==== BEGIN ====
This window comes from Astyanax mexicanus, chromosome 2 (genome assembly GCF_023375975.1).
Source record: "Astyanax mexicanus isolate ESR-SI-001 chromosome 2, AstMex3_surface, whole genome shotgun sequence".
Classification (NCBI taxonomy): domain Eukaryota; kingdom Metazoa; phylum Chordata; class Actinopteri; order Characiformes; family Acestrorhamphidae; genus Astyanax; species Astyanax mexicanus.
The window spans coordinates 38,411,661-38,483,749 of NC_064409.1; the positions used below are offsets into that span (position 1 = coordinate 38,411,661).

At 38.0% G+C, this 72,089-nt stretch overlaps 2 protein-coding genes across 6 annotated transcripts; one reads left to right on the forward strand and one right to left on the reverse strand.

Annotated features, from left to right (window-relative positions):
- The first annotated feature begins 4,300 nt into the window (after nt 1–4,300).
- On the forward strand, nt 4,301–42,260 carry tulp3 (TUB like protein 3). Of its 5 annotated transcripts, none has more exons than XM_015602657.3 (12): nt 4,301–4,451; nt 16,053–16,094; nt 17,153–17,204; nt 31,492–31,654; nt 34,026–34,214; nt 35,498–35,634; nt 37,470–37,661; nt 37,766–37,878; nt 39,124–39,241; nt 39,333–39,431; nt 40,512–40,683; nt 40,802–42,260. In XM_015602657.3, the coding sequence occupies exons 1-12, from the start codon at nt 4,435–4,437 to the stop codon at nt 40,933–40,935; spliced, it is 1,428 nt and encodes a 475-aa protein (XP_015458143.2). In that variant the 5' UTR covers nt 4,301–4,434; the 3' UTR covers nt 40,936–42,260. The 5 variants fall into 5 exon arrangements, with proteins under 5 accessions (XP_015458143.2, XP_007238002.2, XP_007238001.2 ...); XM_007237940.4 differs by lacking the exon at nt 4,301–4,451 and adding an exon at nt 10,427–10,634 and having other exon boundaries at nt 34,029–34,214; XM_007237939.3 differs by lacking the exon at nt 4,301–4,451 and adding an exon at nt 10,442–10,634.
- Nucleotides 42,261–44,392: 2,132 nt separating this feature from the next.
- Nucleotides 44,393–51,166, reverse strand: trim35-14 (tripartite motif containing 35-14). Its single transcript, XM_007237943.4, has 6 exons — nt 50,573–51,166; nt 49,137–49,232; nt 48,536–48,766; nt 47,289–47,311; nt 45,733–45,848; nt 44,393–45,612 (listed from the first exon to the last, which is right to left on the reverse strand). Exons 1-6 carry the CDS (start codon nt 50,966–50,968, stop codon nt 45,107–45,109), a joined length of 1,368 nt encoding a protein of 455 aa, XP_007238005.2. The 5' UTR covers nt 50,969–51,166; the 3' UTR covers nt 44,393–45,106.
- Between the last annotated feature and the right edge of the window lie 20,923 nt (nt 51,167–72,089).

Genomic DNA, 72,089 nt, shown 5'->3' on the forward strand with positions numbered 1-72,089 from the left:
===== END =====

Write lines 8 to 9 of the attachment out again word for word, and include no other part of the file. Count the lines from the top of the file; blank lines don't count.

- On the forward strand, nt 4,301–42,260 carry tulp3 (TUB like protein 3). Of its 5 annotated transcripts, none has more exons than XM_015602657.3 (12): nt 4,301–4,451; nt 16,053–16,094; nt 17,153–17,204; nt 31,492–31,654; nt 34,026–34,214; nt 35,498–35,634; nt 37,470–37,661; nt 37,766–37,878; nt 39,124–39,241; nt 39,333–39,431; nt 40,512–40,683; nt 40,802–42,260. In XM_015602657.3, the coding sequence occupies exons 1-12, from the start codon at nt 4,435–4,437 to the stop codon at nt 40,933–40,935; spliced, it is 1,428 nt and encodes a 475-aa protein (XP_015458143.2). In that variant the 5' UTR covers nt 4,301–4,434; the 3' UTR covers nt 40,936–42,260. The 5 variants fall into 5 exon arrangements, with proteins under 5 accessions (XP_015458143.2, XP_007238002.2, XP_007238001.2 ...); XM_007237940.4 differs by lacking the exon at nt 4,301–4,451 and adding an exon at nt 10,427–10,634 and having other exon boundaries at nt 34,029–34,214; XM_007237939.3 differs by lacking the exon at nt 4,301–4,451 and adding an exon at nt 10,442–10,634.
- Nucleotides 42,261–44,392: 2,132 nt separating this feature from the next.